Giant Louis Vuitton case on Red Square to be removed

Giant Louis Vuitton case on Red Square to be removed
Photograph: RIA Novosti

27 November 2013
Text Jamie Rann

It is a very tricky case. A giant trunk installed in Red Square by fashion house Louis Vuitton is to be dismantled after unprecedentedly widespread dismay at both its look and its location. The office of the president has asked for the installation, which is nearly three storeys high and the length of a football pitch, to be removed because of the public reaction and because its construction was not agreed with the authorities.

Two other locations in Moscow, the All-Russian Exhibition Centre and Gorky Park, have offered to take the trunk, which was built in celebration of the 120th anniversary of Red Square department store GUM. The enormous cuboid was due to host an exhibition, The Soul of Travel, the proceeds of which were to be given to the Naked Heart Foundation, the charity founded by Natalia Vodianova. The supermodel expressed her desire that the exhibition be relocated, not cancelled: “If the exhibition does not go ahead, then we will not only be deprived of a fascinating journey into history and beauty, but there will be no charitable donations from ticket sales.” Vodianova is the girlfriend of the son of Bernard Arnault, the director of LVMH Moët Hennessy Louis Vuitton SA, who own Louis Vuitton.

The gargantuan suitcase is decorated in the familiar Louis Vuitton marque and bears the initials P.W.O, which stand for “Prince Wladimir Orloff”. Prince Vladimir Orlov was a close confidant of Tsar Nicholas II. The multinational brand has stressed its historical connection with Russia: “This suitcase is the pavilion for an exhibition dedicated to the legendary personalities that have been clients of the house since it was established. It has a non-commercial character.”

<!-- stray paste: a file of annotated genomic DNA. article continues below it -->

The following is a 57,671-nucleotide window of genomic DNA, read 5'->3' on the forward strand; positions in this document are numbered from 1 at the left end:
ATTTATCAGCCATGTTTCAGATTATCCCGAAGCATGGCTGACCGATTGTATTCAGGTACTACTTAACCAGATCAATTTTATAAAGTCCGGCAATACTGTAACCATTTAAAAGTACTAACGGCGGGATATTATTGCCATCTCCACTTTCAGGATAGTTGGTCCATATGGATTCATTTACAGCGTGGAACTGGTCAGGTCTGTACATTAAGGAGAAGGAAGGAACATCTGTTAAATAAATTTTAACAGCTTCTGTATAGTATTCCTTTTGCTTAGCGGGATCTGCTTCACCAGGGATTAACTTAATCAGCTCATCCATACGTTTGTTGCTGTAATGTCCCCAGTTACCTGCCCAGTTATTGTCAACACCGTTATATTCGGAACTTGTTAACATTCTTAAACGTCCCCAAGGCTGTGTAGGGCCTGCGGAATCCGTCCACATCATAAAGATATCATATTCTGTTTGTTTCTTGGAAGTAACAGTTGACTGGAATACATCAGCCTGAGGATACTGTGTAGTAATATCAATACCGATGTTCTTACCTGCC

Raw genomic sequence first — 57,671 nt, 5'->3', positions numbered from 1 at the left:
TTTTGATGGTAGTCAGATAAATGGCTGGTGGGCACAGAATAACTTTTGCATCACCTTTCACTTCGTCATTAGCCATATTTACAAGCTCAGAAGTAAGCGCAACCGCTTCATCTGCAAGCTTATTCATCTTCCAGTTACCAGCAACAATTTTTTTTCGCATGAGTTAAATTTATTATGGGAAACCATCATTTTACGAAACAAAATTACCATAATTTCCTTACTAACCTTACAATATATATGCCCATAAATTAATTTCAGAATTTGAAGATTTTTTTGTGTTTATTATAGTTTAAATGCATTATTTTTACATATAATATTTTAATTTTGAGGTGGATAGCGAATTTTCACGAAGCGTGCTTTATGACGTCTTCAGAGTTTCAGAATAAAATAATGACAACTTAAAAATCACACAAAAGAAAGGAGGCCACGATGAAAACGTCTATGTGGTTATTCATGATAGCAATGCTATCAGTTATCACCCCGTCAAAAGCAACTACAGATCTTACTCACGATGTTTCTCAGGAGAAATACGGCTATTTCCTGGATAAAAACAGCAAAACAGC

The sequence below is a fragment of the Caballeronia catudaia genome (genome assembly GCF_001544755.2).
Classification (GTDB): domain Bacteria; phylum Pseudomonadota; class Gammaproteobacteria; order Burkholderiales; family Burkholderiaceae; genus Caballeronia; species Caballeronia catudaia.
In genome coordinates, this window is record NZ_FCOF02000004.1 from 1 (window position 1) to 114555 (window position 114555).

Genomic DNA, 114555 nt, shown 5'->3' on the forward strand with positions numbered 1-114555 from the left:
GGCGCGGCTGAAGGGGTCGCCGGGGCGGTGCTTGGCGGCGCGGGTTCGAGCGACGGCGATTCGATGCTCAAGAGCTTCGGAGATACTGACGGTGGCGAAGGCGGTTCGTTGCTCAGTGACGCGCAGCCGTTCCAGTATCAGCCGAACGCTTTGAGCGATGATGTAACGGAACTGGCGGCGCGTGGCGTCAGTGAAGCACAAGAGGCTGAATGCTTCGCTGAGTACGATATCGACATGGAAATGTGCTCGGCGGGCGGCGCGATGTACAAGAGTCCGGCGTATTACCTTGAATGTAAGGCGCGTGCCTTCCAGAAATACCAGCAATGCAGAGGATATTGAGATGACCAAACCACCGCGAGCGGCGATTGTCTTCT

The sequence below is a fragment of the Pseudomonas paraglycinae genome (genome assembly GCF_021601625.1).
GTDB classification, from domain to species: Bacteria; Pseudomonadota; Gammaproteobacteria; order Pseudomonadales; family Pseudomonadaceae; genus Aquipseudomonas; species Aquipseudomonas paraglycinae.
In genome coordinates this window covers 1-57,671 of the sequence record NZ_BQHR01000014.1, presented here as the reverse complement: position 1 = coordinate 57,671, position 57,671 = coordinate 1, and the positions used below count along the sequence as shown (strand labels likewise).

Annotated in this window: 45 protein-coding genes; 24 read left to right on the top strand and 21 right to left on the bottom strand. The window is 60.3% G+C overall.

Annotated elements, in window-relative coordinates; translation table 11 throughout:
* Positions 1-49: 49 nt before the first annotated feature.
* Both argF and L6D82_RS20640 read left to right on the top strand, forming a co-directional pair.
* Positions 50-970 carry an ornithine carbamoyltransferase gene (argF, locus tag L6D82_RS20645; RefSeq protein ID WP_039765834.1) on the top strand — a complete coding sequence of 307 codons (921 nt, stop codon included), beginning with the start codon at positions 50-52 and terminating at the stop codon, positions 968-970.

In 1998 a law was introduced which forbids the construction on Red Square of any buildings that do not fit with the historic surroundings of the square, which is located just outside the Kremlin and is home to St Basil’s cathedral, views of which are obscured by the looming luggage. A former marketplace, the square hosts parades and is considered one of the most important public spaces in Russia.

Pavel Pozhigailo, president of the culture commission of the Civic Chamber of the Russian Federation, was one of a number of prominent critics of the installation: “In my opinion, in human terms it’s simply a disgrace. Turning Red Square into some sort of circus is wrong, because there are plenty of spaces where you can experiment, carry out some interesting creative ideas. But it doesn’t have to be connected to a place with enormous historical significance. There should be a certain correctness, decorum, respect.”

This scandal follows soon after Red Square came to global attention when activist-artist Pyotr Pavlensky nailed his scrotum to the cobblestones as an act of protest.

At the time of writing, the organisers of the exhibition have begun taking apart the suitcase.